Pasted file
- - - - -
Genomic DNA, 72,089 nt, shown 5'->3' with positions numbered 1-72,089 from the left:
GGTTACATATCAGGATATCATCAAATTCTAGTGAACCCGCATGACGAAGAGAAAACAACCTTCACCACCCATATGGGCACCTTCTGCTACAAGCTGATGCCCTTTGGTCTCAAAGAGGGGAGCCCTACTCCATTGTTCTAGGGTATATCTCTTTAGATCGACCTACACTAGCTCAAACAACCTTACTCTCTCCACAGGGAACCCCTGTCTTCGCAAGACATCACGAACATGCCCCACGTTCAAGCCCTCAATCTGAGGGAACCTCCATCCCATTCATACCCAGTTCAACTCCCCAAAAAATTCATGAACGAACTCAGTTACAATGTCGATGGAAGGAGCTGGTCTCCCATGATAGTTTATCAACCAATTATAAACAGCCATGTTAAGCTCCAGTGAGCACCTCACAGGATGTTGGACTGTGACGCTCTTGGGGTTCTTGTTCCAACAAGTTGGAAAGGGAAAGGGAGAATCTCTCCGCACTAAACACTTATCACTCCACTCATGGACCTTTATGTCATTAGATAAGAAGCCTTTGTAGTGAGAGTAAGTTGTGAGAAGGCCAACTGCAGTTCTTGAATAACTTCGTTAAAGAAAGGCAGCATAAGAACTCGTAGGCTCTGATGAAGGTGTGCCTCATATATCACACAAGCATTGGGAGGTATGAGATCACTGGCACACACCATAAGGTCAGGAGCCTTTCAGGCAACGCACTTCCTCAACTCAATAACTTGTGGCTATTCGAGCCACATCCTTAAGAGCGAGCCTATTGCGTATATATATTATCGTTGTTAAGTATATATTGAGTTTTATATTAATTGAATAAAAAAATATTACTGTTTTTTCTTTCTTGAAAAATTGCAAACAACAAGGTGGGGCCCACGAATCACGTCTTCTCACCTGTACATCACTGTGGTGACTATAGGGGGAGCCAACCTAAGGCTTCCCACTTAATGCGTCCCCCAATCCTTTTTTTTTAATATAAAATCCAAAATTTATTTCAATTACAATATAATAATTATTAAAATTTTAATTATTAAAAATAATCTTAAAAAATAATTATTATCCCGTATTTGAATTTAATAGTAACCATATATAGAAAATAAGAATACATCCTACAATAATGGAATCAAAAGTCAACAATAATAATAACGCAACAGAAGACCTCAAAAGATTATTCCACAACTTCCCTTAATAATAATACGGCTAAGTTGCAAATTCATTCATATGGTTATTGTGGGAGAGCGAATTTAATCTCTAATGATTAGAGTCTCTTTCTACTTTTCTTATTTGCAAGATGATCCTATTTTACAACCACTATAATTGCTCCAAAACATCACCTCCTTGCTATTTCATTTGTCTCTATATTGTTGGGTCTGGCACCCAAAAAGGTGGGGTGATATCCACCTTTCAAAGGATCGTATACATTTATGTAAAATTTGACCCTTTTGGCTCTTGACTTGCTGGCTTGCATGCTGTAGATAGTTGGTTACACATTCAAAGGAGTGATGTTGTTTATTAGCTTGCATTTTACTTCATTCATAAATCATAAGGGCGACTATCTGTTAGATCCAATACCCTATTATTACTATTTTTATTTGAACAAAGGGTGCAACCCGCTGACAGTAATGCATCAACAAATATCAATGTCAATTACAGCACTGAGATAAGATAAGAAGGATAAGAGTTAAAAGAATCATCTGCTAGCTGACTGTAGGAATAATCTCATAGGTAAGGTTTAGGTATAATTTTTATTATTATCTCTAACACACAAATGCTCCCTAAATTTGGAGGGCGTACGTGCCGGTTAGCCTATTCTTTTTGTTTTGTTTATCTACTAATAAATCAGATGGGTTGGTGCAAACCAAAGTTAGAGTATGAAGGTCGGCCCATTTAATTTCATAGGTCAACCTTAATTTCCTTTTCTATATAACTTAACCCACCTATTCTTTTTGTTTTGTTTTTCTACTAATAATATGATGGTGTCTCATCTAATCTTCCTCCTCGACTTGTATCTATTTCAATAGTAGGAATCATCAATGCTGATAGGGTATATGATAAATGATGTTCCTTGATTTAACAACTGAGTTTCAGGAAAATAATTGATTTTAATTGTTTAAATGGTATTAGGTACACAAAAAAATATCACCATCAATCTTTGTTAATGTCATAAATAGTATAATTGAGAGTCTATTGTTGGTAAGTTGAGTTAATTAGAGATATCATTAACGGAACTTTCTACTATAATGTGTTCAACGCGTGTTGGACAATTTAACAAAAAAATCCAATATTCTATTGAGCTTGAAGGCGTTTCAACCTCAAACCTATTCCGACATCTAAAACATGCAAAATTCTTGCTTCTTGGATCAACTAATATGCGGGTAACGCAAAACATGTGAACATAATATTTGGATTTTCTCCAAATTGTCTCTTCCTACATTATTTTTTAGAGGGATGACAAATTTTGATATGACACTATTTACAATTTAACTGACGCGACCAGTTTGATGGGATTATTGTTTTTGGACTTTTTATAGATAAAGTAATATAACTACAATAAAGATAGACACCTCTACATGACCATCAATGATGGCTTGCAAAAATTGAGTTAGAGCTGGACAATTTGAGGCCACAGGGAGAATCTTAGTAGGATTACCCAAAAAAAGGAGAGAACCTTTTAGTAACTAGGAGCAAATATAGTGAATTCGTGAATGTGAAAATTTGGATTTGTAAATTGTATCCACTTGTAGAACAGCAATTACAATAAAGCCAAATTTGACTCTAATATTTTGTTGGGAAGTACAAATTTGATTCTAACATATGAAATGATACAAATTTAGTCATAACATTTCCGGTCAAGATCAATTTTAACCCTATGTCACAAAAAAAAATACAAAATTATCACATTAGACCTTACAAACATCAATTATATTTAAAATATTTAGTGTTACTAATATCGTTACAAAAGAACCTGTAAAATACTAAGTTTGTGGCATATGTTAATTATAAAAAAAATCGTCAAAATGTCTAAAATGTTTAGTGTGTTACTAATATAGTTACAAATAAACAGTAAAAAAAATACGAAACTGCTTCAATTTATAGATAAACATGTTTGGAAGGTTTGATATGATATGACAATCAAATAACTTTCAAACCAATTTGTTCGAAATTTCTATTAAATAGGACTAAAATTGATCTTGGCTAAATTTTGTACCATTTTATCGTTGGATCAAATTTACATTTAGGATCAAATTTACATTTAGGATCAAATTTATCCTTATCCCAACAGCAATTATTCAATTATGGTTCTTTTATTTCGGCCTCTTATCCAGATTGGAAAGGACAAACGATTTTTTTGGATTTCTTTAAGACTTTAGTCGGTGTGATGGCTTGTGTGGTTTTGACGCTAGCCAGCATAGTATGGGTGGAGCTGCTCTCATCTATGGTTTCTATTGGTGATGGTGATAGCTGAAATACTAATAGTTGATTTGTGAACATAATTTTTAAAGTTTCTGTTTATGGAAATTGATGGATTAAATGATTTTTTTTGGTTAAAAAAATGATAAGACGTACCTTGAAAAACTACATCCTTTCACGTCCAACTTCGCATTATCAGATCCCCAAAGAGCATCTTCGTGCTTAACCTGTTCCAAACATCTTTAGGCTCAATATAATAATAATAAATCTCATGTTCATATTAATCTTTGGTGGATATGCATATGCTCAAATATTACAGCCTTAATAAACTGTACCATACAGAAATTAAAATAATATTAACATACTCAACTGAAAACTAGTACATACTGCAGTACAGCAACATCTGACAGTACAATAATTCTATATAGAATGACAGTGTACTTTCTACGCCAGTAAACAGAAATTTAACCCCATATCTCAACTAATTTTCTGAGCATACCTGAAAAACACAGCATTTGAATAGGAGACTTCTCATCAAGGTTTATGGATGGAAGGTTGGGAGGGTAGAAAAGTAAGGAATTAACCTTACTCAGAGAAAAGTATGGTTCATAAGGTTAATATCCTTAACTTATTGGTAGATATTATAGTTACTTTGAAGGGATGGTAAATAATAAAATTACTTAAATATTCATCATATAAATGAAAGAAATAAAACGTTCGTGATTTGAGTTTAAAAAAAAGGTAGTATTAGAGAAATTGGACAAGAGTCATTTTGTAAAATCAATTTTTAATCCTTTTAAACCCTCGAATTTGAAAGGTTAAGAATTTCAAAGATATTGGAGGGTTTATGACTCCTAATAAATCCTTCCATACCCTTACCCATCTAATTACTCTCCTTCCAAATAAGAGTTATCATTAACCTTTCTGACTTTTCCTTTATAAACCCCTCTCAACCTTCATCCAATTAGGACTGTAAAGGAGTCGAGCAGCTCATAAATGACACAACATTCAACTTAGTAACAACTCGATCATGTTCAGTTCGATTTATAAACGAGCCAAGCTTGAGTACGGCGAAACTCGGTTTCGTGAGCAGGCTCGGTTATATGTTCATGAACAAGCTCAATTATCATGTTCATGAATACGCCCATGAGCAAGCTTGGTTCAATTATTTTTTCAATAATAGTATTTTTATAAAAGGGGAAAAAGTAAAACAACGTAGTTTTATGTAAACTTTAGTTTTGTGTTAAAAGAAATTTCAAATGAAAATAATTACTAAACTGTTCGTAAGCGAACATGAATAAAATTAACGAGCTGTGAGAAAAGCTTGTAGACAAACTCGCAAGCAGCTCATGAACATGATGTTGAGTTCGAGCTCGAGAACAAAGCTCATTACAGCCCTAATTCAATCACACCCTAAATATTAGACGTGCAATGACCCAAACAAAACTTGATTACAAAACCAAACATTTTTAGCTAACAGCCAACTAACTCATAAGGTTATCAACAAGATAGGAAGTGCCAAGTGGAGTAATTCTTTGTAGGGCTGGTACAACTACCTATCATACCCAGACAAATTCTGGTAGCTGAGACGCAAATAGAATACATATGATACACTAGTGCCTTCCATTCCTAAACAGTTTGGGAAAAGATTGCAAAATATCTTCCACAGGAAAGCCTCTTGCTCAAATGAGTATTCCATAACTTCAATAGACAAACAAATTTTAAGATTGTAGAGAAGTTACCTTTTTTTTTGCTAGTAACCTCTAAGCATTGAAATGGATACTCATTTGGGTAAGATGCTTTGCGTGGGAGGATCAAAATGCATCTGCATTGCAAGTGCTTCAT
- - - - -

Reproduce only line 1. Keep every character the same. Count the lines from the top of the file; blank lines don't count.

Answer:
Genomic DNA, 72,089 nt, shown 5'->3' with positions numbered 1-72,089 from the left: